From losing her eyesight to becoming a campaigner and encouraging people to donate their eyes — this is the inspiring story of Varsha Ved.
Before the year 2000, Varsha Ved, a resident of Mumbai, had been working as an accountant for over 15 years. Sometime during that period she got conjunctivitis. Although the initial condition appeared to have healed, Varsha caught another related infection at the age of 40. And this time it led to the loss of almost 90% of her vision. The doctors told her that the infection had affected her cornea in both eyes and she would need eye transplant surgeries.
“That was the first time when I heard about eye transplants. I was really nervous even after the doctors explained the whole process. But my family supported me and gave me the courage to get the surgery done,” she says.
Varsha registered herself with the Eye Bank Coordination & Research Centre (EBCRC) in Parel, but had to wait for two long years before she was finally called for a transplant. The surgery went well. She regained vision in one eye in about two months and her second surgery was scheduled for 2003.
“I can see very clearly since then,” she says excitedly. “I felt like I had received this gift of a new life after my second surgery. Those two years when I was waiting for a donor made me realise how difficult life becomes for people who cannot see. I had to face several troubles with respect to work and family responsibilities. That was when I thought that I should not let this new life go to waste; that I should use it to help other people.”
Varsha decided not to go back to being an accountant and started working with the eye bank in Parel to spread awareness about eye donations.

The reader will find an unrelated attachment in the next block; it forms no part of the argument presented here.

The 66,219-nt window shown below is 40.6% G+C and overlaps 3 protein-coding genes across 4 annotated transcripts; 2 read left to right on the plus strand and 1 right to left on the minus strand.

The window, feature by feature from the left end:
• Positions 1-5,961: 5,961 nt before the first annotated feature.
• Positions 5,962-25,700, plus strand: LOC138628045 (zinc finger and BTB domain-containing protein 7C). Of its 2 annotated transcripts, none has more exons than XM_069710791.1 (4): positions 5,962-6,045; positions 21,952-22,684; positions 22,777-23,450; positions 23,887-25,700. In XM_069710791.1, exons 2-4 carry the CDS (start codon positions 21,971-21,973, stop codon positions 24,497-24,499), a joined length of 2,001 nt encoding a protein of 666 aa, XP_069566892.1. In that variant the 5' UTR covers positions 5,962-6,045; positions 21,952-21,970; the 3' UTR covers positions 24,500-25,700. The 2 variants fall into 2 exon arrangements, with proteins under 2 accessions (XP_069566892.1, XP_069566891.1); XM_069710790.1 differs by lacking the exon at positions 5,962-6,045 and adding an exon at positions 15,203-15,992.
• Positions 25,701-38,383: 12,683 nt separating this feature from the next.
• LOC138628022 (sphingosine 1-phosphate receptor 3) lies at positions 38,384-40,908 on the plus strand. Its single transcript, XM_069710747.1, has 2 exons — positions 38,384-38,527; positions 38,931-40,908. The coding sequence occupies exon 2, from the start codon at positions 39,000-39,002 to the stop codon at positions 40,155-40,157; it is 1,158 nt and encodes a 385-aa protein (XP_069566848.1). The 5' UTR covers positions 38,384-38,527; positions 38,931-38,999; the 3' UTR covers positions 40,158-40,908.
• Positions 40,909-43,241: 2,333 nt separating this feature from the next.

EBCRC provided her with the basic training for the same, and in 2004 she started working with Rajawadi Hospital for donation programmes carried out by EBCRC. Her responsibility was to counsel people and encourage them to donate their eyes.
“That experience was really enriching and about 200 people donated their eyes after speaking with me. I shared my own experience to help them understand why they should donate their eyes. It gives me immense satisfaction every time someone donates eyes and someone gains vision. It feels like I am paying the debt of the person who donated eyes for me,” she says.
From that point onwards, Varsha decided to dedicate her life to the cause of eye donations. Till today, she has encouraged over 1,000 people to donate their eyes. In 2014 she started working with four hospitals where she now encourages not just patients, but also doctors, nurses and the entire hospital staff to donate their eyes.
“While doing this work, I closely witnessed the pain and problems that people in the world have to face on a daily basis. And it has changed my entire approach and thinking towards work. I realised that God has given us a lot. We should be satisfied with what we have and should work for social causes. My kids were 10-12 years old at that time. They used to come with me to the hospital and they also saw the struggles of people. Today, instead of chasing personal gains, they try and work for social welfare and that makes me happy,” she says.
The 56-year-old is on duty 24×7, 365 days. Whenever someone’s death is reported from any of the four hospitals sh works in, she goes there and helps the family with the procedures to be followed. She appeals to everyone to step forward and donate their eyes, and even to encourage people in their localities to do the same. You can contact Varsha by writing to her at firstname.lastname@example.org.
This story is presented as part of our effort towards the National Eye Donation Fortnight 2016. You too can help the visually challenged. Donate your eyes, change someone’s life forever.
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